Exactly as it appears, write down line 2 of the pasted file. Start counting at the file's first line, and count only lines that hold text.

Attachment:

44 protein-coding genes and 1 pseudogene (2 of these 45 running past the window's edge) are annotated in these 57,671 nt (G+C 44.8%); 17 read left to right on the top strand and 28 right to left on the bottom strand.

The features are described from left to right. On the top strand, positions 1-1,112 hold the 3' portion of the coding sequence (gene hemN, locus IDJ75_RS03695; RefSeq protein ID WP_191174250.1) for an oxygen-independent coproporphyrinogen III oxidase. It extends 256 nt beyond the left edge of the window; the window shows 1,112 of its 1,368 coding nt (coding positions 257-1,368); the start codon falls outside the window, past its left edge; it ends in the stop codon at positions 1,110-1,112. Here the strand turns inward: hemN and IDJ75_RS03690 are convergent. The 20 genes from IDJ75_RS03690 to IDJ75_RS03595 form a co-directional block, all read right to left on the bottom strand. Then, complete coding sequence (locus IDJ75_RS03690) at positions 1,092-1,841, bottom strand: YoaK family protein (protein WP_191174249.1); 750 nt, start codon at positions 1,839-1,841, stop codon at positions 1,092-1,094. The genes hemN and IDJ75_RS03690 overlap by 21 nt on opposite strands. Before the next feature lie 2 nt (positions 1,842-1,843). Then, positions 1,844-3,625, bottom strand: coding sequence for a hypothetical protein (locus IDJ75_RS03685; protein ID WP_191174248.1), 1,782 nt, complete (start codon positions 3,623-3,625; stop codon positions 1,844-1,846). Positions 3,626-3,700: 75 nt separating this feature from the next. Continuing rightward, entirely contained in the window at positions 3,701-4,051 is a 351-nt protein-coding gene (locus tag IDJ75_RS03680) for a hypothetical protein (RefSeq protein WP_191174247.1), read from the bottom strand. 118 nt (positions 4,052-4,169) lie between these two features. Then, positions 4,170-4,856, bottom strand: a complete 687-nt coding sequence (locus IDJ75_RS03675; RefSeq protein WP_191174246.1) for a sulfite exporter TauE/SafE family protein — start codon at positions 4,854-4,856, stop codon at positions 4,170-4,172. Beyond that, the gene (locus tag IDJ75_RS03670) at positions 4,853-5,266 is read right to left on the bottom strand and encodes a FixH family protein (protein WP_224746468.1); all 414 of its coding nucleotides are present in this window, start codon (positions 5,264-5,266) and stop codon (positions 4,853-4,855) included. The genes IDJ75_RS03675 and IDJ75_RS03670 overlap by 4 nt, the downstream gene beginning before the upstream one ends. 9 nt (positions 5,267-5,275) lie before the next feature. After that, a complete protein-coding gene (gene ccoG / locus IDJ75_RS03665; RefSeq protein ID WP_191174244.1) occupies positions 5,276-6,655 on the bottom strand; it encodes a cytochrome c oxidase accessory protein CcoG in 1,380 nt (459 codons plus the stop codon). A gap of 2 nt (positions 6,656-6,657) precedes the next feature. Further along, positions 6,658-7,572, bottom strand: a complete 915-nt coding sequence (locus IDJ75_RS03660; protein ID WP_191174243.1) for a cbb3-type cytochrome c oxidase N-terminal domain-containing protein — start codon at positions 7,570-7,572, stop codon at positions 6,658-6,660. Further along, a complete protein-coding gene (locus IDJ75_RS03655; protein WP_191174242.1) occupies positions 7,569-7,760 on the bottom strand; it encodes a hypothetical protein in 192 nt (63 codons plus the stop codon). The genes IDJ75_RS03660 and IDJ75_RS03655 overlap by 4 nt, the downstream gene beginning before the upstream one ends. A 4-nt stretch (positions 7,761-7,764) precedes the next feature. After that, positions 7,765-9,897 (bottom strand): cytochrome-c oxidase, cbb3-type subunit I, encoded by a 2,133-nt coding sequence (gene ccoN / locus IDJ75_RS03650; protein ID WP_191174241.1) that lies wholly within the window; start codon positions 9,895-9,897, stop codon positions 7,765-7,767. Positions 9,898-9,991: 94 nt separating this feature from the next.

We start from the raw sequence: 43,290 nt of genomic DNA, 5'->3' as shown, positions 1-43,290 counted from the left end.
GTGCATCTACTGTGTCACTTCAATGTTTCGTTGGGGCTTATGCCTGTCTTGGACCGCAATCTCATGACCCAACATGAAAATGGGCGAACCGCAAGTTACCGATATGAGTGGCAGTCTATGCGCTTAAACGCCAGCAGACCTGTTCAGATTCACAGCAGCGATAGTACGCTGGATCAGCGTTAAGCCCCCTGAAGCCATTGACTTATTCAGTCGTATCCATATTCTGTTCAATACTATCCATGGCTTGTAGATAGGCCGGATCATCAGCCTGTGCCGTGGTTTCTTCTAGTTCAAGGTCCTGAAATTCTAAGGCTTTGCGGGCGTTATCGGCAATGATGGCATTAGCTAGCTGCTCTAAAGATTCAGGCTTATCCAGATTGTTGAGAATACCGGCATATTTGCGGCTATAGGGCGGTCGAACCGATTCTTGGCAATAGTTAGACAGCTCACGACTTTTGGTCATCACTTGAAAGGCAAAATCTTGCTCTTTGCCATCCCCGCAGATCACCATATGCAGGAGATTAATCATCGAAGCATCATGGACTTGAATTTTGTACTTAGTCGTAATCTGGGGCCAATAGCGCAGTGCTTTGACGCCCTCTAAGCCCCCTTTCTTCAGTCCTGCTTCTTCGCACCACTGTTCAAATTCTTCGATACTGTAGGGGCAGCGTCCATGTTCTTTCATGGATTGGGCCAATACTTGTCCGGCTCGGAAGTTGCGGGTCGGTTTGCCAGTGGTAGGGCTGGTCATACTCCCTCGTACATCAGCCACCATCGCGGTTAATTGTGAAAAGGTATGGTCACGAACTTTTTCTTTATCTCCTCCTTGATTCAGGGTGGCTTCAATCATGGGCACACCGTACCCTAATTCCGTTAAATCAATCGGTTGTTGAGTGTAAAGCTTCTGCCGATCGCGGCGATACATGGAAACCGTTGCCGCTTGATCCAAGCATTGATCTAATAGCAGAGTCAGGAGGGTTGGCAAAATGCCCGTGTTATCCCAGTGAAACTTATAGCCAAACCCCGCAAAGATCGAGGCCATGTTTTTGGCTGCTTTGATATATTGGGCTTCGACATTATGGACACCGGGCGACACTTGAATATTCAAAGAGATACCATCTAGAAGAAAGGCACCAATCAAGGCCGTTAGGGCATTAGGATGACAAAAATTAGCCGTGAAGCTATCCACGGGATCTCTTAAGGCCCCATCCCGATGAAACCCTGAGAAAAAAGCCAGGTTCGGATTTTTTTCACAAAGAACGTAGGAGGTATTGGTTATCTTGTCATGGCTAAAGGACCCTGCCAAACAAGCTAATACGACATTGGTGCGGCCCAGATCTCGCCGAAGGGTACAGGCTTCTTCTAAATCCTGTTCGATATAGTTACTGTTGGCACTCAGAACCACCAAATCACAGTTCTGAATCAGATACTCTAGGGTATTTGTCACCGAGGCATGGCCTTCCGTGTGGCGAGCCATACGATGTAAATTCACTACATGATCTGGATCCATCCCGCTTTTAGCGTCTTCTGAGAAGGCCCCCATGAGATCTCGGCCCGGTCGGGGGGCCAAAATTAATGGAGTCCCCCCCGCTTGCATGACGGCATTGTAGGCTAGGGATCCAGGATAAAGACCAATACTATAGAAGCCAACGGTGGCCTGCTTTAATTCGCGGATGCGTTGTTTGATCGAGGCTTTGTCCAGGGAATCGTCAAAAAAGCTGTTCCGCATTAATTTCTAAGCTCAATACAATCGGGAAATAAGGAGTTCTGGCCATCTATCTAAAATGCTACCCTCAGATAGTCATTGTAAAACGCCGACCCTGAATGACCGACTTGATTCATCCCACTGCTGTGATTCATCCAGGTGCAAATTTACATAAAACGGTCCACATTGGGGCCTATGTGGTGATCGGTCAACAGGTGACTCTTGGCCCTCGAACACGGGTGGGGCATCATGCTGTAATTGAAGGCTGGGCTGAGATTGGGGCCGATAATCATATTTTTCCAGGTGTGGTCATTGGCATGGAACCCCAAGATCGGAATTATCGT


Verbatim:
The features are described from left to right. On the top strand, positions 1-1,112 hold the 3' portion of the coding sequence (gene hemN, locus IDJ75_RS03695; RefSeq protein ID WP_191174250.1) for an oxygen-independent coproporphyrinogen III oxidase. It extends 256 nt beyond the left edge of the window; the window shows 1,112 of its 1,368 coding nt (coding positions 257-1,368); the start codon falls outside the window, past its left edge; it ends in the stop codon at positions 1,110-1,112. Here the strand turns inward: hemN and IDJ75_RS03690 are convergent. The 20 genes from IDJ75_RS03690 to IDJ75_RS03595 form a co-directional block, all read right to left on the bottom strand. Then, complete coding sequence (locus IDJ75_RS03690) at positions 1,092-1,841, bottom strand: YoaK family protein (protein WP_191174249.1); 750 nt, start codon at positions 1,839-1,841, stop codon at positions 1,092-1,094. The genes hemN and IDJ75_RS03690 overlap by 21 nt on opposite strands. Before the next feature lie 2 nt (positions 1,842-1,843). Then, positions 1,844-3,625, bottom strand: coding sequence for a hypothetical protein (locus IDJ75_RS03685; protein ID WP_191174248.1), 1,782 nt, complete (start codon positions 3,623-3,625; stop codon positions 1,844-1,846). Positions 3,626-3,700: 75 nt separating this feature from the next. Continuing rightward, entirely contained in the window at positions 3,701-4,051 is a 351-nt protein-coding gene (locus tag IDJ75_RS03680) for a hypothetical protein (RefSeq protein WP_191174247.1), read from the bottom strand. 118 nt (positions 4,052-4,169) lie between these two features. Then, positions 4,170-4,856, bottom strand: a complete 687-nt coding sequence (locus IDJ75_RS03675; RefSeq protein WP_191174246.1) for a sulfite exporter TauE/SafE family protein — start codon at positions 4,854-4,856, stop codon at positions 4,170-4,172. Beyond that, the gene (locus tag IDJ75_RS03670) at positions 4,853-5,266 is read right to left on the bottom strand and encodes a FixH family protein (protein WP_224746468.1); all 414 of its coding nucleotides are present in this window, start codon (positions 5,264-5,266) and stop codon (positions 4,853-4,855) included. The genes IDJ75_RS03675 and IDJ75_RS03670 overlap by 4 nt, the downstream gene beginning before the upstream one ends. 9 nt (positions 5,267-5,275) lie before the next feature. After that, a complete protein-coding gene (gene ccoG / locus IDJ75_RS03665; RefSeq protein ID WP_191174244.1) occupies positions 5,276-6,655 on the bottom strand; it encodes a cytochrome c oxidase accessory protein CcoG in 1,380 nt (459 codons plus the stop codon). A gap of 2 nt (positions 6,656-6,657) precedes the next feature. Further along, positions 6,658-7,572, bottom strand: a complete 915-nt coding sequence (locus IDJ75_RS03660; protein ID WP_191174243.1) for a cbb3-type cytochrome c oxidase N-terminal domain-containing protein — start codon at positions 7,570-7,572, stop codon at positions 6,658-6,660. Further along, a complete protein-coding gene (locus IDJ75_RS03655; protein WP_191174242.1) occupies positions 7,569-7,760 on the bottom strand; it encodes a hypothetical protein in 192 nt (63 codons plus the stop codon). The genes IDJ75_RS03660 and IDJ75_RS03655 overlap by 4 nt, the downstream gene beginning before the upstream one ends. A 4-nt stretch (positions 7,761-7,764) precedes the next feature. After that, positions 7,765-9,897 (bottom strand): cytochrome-c oxidase, cbb3-type subunit I, encoded by a 2,133-nt coding sequence (gene ccoN / locus IDJ75_RS03650; protein ID WP_191174241.1) that lies wholly within the window; start codon positions 9,895-9,897, stop codon positions 7,765-7,767. Positions 9,898-9,991: 94 nt separating this feature from the next.